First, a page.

It’s a lot of work. It’s a full plate, but I’m so glad that we have you in the role leading the way forward. So thank you, Daniel, for making a little time in your first couple weeks as the new ED of DelawareCAN to let us in on your world and maybe just to close, I’d love to know how we can follow along as you’re doing this work.
Yeah. So you can always sign up for those of you who are watching, sign up for our DelawareCAN newsletter, follow us on Facebook at DelawareCAN, the Delaware Campaign for Achievement Now, but most of all for people here in Delaware, we want you to share your opinions and your thoughts with us. We want to know how are your schools engaging you, if at all? How are you engaging with your schools? What do you believe makes a great education system? I don’t make policies in a bubble. I tell folks and I’ll end on this, DelawareCAN started with 150 conversations across the state of Delaware. Since we’ve launched, I’ve averaged over 200 conversations a year with parents, students, and educators, and we hope to continue and my plan is to continue doing that. To unearth what families and community residents are thinking about our education system and help them fight for the changes they want to see. As congressman John Lewis said, “We have to get in some good trouble” and I’m prepared to get in good trouble.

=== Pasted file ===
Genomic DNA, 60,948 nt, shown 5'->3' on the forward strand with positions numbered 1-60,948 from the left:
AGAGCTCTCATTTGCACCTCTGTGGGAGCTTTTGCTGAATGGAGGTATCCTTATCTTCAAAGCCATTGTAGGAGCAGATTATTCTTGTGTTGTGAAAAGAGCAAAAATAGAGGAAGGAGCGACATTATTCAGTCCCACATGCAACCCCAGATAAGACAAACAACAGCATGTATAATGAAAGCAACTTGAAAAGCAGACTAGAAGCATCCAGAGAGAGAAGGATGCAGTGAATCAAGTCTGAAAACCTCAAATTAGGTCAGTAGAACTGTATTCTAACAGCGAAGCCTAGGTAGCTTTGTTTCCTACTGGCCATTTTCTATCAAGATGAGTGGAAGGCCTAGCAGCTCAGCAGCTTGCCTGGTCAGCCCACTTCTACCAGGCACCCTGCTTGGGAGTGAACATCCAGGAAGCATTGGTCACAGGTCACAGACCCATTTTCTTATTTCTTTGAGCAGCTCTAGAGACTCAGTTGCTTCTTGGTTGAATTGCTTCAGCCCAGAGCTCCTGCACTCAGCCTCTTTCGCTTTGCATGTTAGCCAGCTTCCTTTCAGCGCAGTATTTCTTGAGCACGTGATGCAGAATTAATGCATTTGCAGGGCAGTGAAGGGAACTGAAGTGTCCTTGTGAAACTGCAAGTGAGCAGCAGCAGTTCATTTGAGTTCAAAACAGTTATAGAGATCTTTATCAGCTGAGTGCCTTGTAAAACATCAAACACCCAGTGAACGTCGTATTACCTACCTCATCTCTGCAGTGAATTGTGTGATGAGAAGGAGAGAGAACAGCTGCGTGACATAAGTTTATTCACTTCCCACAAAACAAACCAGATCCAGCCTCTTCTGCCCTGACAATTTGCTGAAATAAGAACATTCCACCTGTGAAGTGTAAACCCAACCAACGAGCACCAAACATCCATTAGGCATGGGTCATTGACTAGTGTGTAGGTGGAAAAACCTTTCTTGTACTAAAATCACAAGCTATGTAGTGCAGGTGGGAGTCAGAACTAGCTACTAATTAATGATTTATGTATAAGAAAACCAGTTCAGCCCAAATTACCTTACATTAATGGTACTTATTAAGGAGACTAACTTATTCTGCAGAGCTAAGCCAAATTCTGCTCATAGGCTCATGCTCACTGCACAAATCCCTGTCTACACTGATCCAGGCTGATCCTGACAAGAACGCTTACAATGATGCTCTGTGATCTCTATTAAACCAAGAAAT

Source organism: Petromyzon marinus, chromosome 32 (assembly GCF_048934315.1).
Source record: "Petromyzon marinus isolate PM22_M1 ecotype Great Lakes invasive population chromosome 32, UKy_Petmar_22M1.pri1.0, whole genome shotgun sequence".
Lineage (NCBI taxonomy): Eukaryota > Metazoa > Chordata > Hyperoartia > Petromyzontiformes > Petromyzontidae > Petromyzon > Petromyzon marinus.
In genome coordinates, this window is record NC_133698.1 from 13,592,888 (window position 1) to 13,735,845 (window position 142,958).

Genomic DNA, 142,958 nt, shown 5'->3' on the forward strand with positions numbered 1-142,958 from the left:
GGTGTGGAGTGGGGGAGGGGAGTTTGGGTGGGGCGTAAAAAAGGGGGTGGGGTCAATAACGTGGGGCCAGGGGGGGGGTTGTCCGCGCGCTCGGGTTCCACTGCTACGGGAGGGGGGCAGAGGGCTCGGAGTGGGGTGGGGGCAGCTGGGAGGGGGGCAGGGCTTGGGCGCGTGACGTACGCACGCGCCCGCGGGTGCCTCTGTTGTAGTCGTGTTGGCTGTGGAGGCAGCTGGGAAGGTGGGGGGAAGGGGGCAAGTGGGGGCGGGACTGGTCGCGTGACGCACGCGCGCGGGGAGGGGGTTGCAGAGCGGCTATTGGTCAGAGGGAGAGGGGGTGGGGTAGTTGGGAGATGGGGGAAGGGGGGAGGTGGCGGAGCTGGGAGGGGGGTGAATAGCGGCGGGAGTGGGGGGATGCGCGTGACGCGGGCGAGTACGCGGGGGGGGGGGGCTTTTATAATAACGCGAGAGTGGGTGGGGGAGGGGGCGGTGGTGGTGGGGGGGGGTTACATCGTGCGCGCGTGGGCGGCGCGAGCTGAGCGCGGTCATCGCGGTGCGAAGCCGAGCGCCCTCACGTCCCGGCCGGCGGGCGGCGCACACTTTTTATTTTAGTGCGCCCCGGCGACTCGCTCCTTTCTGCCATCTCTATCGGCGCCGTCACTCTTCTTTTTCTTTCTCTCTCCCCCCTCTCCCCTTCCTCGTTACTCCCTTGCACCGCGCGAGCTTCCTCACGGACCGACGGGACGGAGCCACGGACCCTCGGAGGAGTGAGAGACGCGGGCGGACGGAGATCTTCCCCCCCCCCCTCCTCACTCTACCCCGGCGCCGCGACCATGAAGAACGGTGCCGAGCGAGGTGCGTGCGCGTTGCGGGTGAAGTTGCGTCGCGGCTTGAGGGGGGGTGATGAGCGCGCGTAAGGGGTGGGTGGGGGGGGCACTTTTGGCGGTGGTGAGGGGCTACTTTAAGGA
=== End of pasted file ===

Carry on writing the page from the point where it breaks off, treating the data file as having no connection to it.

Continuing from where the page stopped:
Very good. Thank you, Daniel. Thanks for making time.